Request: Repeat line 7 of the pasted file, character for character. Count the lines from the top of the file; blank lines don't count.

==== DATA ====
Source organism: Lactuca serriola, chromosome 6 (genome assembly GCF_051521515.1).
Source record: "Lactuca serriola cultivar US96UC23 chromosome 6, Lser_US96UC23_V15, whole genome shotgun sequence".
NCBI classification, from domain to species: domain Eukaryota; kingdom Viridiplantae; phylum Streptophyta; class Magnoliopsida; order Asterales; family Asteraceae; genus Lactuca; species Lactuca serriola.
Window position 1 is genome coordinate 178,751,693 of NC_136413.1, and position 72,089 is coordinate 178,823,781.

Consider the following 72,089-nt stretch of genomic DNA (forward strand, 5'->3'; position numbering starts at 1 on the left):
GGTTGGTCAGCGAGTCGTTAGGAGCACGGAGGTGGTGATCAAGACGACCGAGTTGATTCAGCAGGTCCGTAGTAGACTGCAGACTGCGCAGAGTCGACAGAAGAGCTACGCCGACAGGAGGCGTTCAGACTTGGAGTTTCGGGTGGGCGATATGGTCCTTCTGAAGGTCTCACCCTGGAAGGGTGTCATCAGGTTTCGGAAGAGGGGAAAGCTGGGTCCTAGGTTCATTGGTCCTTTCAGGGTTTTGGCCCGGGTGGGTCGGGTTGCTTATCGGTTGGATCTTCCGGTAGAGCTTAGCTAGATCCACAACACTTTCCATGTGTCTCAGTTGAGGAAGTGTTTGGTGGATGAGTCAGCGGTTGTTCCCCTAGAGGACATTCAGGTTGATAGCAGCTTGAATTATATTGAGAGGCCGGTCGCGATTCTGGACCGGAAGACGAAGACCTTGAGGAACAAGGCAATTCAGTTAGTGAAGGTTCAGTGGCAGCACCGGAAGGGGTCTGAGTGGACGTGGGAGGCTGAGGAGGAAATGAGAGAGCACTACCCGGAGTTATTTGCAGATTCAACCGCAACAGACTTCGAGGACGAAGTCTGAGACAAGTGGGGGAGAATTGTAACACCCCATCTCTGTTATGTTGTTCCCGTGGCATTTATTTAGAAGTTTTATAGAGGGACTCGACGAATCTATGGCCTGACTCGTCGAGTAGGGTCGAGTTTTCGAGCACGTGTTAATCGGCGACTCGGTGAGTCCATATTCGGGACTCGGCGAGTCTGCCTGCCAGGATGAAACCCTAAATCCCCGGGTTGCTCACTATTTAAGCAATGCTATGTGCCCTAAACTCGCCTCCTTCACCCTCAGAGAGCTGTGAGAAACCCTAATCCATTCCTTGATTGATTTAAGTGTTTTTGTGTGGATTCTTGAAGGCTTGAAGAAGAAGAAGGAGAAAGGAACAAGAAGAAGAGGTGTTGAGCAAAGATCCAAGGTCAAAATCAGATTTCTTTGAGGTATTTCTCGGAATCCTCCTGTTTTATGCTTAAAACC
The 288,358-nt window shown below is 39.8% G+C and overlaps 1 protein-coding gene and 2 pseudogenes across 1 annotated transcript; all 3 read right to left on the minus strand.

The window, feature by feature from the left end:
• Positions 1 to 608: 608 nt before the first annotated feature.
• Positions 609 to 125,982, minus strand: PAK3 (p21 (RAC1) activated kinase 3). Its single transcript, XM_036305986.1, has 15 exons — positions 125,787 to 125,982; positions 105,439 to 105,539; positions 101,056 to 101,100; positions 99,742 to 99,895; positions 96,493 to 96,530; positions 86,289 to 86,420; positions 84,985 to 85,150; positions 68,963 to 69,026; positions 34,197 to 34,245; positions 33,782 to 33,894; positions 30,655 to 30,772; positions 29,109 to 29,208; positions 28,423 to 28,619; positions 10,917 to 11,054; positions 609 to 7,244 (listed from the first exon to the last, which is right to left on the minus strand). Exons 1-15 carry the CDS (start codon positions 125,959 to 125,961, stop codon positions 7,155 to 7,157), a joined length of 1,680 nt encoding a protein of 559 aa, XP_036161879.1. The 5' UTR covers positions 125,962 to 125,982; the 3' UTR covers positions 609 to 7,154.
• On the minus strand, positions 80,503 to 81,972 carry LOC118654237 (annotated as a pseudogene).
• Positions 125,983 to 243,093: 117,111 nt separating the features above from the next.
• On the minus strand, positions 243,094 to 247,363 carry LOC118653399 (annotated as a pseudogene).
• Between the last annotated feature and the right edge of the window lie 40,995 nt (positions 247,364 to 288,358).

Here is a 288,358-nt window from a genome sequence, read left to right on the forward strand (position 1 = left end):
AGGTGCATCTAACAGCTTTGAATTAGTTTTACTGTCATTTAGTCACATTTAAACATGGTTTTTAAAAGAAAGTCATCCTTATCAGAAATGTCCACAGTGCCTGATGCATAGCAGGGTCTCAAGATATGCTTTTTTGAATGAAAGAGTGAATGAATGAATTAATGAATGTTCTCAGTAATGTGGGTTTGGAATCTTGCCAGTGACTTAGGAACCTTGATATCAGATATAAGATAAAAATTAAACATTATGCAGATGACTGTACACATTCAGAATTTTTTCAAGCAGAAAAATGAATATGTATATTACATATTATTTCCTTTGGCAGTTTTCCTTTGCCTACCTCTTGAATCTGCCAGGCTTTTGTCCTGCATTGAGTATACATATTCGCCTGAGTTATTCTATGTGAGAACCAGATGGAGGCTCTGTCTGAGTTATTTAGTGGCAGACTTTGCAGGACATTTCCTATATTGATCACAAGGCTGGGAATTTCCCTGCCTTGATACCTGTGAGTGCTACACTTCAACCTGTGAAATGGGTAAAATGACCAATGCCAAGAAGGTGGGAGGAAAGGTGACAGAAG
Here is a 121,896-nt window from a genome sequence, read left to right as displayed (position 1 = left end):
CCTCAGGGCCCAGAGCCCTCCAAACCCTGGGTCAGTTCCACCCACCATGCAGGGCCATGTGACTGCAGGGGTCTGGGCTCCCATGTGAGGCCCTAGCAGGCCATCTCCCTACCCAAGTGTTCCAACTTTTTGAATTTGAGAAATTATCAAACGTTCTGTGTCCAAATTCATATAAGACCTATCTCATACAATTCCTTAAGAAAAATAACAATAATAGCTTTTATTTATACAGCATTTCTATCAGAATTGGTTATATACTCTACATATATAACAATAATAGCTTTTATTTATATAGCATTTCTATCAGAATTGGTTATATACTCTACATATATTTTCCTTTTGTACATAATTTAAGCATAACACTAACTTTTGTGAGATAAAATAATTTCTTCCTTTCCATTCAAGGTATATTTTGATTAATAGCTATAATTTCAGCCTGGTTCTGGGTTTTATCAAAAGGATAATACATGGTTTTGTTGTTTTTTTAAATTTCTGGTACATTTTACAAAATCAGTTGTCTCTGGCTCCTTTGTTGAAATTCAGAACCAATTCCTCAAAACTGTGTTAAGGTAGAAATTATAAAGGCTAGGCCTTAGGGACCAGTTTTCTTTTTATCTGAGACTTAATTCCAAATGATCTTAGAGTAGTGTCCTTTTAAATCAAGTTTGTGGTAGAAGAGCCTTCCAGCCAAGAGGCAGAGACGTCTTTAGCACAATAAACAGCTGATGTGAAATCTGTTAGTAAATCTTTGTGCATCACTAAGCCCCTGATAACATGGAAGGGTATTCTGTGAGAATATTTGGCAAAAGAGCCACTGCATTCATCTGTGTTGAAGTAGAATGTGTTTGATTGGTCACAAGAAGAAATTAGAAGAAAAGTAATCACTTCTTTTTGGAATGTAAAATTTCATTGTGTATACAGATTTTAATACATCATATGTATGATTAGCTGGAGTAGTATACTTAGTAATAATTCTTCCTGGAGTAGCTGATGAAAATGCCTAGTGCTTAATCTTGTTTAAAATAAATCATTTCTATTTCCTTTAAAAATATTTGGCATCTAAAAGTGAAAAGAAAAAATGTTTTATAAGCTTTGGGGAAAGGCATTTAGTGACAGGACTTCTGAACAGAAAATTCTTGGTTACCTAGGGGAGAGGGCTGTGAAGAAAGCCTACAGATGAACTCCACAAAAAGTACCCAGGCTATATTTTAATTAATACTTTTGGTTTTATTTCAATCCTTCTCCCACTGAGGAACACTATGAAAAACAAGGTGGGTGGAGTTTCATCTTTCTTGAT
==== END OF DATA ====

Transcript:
The 288,358-nt window shown below is 39.8% G+C and overlaps 1 protein-coding gene and 2 pseudogenes across 1 annotated transcript; all 3 read right to left on the minus strand.